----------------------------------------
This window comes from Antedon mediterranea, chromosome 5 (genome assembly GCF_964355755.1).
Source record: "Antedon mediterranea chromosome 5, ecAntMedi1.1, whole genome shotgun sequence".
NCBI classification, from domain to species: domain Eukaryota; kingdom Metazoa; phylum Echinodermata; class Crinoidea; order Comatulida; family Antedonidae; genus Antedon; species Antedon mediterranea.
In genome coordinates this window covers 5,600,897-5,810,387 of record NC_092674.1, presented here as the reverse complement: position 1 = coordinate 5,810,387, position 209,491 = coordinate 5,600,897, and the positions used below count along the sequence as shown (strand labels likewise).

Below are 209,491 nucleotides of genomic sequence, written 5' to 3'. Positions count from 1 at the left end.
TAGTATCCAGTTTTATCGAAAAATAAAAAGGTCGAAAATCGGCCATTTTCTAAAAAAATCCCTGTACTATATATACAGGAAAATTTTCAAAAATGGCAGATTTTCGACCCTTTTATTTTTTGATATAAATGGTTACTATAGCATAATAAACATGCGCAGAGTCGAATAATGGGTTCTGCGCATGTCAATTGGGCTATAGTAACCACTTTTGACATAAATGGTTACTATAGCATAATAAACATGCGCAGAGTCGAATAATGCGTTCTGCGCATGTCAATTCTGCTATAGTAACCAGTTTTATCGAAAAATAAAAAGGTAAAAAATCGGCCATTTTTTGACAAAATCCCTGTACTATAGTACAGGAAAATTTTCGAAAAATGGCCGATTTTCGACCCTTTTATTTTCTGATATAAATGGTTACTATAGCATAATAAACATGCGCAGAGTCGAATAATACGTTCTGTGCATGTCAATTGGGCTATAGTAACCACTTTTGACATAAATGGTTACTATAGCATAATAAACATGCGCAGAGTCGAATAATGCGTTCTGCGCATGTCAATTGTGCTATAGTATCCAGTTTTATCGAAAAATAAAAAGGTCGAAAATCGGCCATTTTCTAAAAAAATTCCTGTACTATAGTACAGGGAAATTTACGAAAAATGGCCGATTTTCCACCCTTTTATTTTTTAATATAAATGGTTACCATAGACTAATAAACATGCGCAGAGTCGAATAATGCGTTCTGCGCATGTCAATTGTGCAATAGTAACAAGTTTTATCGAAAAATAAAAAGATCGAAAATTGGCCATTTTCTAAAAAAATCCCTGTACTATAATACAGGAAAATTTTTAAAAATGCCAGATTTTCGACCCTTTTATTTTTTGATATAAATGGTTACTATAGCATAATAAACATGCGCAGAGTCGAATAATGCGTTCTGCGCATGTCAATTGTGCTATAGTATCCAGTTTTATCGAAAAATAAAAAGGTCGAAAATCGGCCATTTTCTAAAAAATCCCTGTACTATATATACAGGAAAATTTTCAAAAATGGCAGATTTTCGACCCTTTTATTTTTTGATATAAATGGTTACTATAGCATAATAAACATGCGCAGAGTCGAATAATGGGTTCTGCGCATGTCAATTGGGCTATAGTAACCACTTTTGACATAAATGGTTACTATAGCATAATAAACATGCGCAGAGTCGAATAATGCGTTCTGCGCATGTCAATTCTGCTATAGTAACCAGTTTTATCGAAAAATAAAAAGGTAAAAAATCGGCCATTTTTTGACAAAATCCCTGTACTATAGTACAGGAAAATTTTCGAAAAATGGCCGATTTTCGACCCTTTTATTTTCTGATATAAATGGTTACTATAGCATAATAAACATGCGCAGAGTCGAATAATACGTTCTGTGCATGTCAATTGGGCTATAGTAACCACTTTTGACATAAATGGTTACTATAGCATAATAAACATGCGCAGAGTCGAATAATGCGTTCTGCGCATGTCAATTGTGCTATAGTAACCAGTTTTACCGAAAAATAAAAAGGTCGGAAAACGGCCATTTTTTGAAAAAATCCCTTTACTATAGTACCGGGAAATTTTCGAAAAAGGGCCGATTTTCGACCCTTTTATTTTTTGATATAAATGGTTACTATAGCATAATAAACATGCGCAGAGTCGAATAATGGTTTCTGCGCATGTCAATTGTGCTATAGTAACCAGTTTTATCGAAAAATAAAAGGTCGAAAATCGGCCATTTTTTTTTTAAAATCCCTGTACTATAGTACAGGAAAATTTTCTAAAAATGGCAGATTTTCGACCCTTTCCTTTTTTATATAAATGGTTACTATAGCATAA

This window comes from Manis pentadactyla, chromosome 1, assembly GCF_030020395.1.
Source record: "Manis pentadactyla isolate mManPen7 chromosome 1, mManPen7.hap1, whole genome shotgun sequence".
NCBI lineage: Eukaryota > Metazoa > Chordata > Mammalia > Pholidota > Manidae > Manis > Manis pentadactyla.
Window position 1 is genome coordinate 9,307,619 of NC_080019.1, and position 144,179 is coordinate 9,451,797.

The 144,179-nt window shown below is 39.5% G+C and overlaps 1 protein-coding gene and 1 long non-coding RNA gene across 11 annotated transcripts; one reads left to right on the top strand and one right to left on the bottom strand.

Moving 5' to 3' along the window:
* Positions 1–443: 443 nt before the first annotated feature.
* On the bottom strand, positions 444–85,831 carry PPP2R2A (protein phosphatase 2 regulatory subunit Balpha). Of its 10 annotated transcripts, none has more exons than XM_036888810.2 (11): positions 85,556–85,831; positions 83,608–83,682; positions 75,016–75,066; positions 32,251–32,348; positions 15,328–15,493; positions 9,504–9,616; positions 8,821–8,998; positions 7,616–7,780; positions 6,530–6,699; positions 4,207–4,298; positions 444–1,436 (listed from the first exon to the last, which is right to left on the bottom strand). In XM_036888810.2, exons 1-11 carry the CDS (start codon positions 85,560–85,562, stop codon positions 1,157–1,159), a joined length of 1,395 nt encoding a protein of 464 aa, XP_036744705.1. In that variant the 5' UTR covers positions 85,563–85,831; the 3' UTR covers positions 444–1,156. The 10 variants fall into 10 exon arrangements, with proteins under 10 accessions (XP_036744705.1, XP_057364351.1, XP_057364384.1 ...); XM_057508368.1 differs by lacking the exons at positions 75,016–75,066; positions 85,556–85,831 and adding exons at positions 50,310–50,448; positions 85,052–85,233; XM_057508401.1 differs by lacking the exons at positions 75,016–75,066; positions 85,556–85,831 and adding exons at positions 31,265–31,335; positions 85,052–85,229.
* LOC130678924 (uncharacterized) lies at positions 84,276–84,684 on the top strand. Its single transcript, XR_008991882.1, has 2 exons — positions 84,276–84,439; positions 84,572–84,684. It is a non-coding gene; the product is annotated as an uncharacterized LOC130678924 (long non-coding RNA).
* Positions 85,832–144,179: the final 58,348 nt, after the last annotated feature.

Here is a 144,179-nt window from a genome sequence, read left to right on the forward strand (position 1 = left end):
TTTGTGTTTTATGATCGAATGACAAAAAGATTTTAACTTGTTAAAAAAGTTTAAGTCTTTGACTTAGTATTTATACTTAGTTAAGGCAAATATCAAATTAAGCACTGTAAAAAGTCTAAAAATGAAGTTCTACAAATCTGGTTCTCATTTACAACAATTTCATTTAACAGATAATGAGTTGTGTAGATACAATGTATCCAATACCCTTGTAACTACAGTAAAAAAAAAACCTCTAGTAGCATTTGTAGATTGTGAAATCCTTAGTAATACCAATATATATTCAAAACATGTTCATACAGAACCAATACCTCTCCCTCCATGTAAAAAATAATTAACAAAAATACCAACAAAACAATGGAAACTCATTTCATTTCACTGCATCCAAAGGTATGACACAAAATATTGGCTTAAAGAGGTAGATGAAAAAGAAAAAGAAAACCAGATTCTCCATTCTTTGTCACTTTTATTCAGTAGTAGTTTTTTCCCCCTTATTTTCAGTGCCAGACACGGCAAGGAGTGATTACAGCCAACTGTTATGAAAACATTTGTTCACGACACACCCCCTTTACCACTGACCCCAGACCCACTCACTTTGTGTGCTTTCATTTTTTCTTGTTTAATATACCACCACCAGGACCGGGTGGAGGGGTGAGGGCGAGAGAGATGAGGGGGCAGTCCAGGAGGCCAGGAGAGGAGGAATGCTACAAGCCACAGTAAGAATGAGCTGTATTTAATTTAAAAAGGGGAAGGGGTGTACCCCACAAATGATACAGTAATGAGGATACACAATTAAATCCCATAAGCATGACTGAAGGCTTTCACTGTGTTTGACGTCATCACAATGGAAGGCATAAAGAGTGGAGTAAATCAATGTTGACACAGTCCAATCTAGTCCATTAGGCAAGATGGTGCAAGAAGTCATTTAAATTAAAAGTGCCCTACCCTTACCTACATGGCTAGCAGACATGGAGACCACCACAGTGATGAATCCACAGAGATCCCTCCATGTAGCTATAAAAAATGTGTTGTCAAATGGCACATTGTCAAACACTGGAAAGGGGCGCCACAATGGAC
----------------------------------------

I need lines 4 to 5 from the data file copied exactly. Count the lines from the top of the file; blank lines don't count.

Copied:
In genome coordinates this window covers 5,600,897-5,810,387 of record NC_092674.1, presented here as the reverse complement: position 1 = coordinate 5,810,387, position 209,491 = coordinate 5,600,897, and the positions used below count along the sequence as shown (strand labels likewise).

Below are 209,491 nucleotides of genomic sequence, written 5' to 3'. Positions count from 1 at the left end.